Last week I had the opportunity to do my first out-of-province The Two Trees presentation to over 200 grades 2-5 students. It was a little challenging as I usually rely on the hands-on activities we do after the reading and discussion to make it extra special for students. But I was unable to bring anything along other than my PowerPoint presentation. Nonetheless, the students were eager to both answer my questions after the reading and pose questions of their own about what's it like being an author, question about autism, and more.
The highlight for me was at the end of the presentation when I was packing up. I felt a tap on my back and turned around to find a young boy eager to look through the copy of my book. I suspected that he had high functioning autism, as he was very focussed on what he was looking for while avoiding eye contact with me. (He was looking for a specific picture I had mentioned during the discussion, one that I personally had posed for to help out my illustrator. He was able to figure which one I was referring to within seconds.) Our exchange was only a few minutes long but it had a lasting impact on me.
When the boy left, another boy walked up to me and told me that his cousin (the first boy) had autism. And then he self-reflected on his own success in being kind to his cousin, just like I urge students to do with kids who may appear or act "differently."
The principal told me that my presentation was the ONLY one all year that the first boy had sat through without getting up and walking around or leaving. I was floored.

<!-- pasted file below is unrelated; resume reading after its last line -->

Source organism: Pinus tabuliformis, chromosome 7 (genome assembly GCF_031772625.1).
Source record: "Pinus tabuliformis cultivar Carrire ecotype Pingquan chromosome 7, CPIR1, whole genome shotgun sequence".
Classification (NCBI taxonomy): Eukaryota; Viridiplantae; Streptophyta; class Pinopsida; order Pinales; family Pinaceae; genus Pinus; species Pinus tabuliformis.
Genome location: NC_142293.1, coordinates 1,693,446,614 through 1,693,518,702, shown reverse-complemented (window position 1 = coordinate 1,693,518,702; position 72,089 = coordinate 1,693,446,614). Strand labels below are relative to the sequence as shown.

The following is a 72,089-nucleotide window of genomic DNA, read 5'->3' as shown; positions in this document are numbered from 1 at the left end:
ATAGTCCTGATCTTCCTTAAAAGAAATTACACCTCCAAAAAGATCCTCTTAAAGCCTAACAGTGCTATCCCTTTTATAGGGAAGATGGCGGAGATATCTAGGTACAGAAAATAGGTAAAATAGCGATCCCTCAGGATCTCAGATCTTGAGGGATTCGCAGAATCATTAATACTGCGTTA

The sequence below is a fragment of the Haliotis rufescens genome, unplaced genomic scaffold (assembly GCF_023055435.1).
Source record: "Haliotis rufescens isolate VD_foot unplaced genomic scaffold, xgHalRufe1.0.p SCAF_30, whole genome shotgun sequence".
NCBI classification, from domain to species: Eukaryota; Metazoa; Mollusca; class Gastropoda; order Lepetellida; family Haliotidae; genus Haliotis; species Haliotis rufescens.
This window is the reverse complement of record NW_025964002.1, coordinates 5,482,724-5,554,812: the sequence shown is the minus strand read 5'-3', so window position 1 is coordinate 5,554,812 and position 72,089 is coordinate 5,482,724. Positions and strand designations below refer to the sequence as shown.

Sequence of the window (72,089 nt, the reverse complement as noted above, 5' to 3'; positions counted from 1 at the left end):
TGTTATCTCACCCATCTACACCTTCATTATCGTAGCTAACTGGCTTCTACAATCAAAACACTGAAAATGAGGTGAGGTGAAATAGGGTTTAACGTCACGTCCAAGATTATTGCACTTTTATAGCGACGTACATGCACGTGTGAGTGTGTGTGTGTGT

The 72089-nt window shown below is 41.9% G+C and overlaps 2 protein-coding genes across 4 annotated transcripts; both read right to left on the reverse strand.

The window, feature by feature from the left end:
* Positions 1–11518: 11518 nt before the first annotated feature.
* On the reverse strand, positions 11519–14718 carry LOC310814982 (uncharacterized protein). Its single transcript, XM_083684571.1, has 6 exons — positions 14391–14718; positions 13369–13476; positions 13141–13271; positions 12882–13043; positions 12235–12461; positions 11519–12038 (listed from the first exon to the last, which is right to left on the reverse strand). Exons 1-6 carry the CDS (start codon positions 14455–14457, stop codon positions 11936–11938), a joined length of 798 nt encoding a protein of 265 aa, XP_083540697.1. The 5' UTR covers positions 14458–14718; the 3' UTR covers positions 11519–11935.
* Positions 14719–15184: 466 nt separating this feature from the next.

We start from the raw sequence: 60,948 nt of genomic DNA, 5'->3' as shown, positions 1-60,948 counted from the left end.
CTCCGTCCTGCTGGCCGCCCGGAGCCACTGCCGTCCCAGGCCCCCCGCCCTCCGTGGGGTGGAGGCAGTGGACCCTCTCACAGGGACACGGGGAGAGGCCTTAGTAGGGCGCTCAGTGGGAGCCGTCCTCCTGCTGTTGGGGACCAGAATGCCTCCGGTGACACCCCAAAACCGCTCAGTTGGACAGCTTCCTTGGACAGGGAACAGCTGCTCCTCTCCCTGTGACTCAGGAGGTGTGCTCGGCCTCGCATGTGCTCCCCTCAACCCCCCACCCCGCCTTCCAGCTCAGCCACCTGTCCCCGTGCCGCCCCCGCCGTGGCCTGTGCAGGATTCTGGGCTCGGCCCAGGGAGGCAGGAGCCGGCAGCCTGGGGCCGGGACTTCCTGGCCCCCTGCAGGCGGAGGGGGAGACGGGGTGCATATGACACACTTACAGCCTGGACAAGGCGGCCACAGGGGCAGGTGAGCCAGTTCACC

This is the power of books that portray characters in a way that kids can identify with. The first boy could identify with Syd in my book The Two Trees because he had high functioning autism like Syd. He walked away from the presentation validated, knowing that all those kids in his class and the other classes present too now have a better understanding and appreciation for his uniqueness and his special needs. And his cousin, the second boy, feels validated because he has assurance that he has met at least some of those unique needs of his cousin.
As my journey with The Two Trees has unfolded, I am realizing more and more how powerful my book can be as a tool for raising awareness about autism. My hope and prayer is that it increases kids' sensitivity for others, and helps students who may be tempted to tease or bully kids to refrain from doing so.
If you have a story about how The Two Trees has impacted you or your child, I would love to hear it. Please contact me at email@example.com. With your permission, I will share it on social media (no names).
From April to September 2016, I am donating $5 from every The Two Trees book sold on my website to an autism organization. This month, June 2016, the recipient will be PAATS (Parents Advocating Autism Treatment in Saskatchewan). To order The Two Trees and support the autism community, please click here.